is a consonant in English, but some nations use it as a vowel --
than which nothing could be more absurd. Its original form, which has
been but slightly modified, was that of the tail of a subdued dog, and
it was not a letter but a character, standing for a Latin verb,
_jacere_, "to throw," because when a stone is thrown at a dog the
dog's tail assumes that shape. This is the origin of the letter, as
expounded by the renowned Dr. Jocolpus Bumer, of the University of
Belgrade, who established his conclusions on the subject in a work of
three quarto volumes and committed suicide on being reminded that the
j in the Roman alphabet had originally no curl.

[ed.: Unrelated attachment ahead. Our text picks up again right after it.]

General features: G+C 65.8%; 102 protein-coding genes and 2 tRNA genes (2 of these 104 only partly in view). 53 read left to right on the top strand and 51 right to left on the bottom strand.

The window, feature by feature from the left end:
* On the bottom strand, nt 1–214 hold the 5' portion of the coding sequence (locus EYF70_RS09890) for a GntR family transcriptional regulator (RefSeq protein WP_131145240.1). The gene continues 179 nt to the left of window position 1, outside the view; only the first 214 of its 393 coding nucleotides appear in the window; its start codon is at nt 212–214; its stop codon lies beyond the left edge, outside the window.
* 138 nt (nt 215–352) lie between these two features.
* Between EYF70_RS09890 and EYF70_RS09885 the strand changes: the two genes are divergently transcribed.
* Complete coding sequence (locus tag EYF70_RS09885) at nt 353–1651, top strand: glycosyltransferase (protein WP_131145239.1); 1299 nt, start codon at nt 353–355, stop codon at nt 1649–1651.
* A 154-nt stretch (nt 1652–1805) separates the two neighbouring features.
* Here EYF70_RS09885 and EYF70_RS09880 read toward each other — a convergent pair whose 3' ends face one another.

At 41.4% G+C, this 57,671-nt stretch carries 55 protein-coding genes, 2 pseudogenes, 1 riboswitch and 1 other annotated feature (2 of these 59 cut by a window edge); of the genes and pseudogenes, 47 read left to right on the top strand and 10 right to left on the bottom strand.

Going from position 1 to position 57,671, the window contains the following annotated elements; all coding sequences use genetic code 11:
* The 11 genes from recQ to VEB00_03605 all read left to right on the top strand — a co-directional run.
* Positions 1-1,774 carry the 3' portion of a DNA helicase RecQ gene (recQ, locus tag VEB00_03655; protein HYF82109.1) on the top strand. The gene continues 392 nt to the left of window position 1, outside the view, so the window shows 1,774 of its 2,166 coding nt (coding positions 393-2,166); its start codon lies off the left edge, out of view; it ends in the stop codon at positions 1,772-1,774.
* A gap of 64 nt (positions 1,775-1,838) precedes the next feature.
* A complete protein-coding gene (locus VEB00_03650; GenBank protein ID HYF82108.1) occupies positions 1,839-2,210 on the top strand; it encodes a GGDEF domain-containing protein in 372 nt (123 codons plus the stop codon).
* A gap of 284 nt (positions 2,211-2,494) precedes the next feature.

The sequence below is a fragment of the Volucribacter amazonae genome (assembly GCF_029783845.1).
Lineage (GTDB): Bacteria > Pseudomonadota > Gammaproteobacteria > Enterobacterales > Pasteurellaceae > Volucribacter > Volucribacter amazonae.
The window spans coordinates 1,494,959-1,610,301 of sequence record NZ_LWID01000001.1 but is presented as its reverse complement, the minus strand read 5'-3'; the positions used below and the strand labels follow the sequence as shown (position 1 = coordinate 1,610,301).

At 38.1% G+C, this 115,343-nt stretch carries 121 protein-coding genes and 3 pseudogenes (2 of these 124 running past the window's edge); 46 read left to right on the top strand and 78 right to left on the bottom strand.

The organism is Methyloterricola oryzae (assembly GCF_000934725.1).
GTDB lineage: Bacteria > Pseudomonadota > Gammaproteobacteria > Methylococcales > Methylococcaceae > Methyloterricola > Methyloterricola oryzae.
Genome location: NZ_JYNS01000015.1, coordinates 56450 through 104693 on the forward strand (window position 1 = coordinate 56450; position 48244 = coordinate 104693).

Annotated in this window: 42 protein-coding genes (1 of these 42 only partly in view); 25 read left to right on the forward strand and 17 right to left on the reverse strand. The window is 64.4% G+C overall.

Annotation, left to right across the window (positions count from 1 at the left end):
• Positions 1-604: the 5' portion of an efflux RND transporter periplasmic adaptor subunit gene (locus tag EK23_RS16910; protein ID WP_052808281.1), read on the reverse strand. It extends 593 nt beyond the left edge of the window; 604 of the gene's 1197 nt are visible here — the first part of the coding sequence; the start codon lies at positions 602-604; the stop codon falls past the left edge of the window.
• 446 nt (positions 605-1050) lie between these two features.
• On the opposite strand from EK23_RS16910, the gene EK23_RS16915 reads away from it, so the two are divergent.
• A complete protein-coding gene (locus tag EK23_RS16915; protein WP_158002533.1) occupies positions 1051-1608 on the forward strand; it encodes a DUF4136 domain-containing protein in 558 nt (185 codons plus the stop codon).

judge, justice, justiciar, justiciary, chancellor, justice of assize, judge of assize, recorder, common sergeant, puisne judge, assistant judge, county court judge, conservator of the peace, justice of the peace, J, P, court, magistrate, police magistrate, beak, his worship, his honor, his lordship, jury, twelve men in a box, Lord Chancellor, Lord Justice, Master of the Rolls, Vice Chancellor, Lord Chief Justice, Chief Baron, Mr, Justice, Associate Justice, Chief Justice, Baron, Baron of the Exchequer, jurat, assessor, arbiter, arbitrator, umpire, referee, referendary, revising barrister, domesman, censor, barmaster, ephor, grand juror, grand juryman, juryman, talesman, archon, tribune, praetor, syndic, podesta, mollah, ulema, mufti, cadi, kadi, Rhadamanthus, litigant, judicial, a Daniel come to judgment.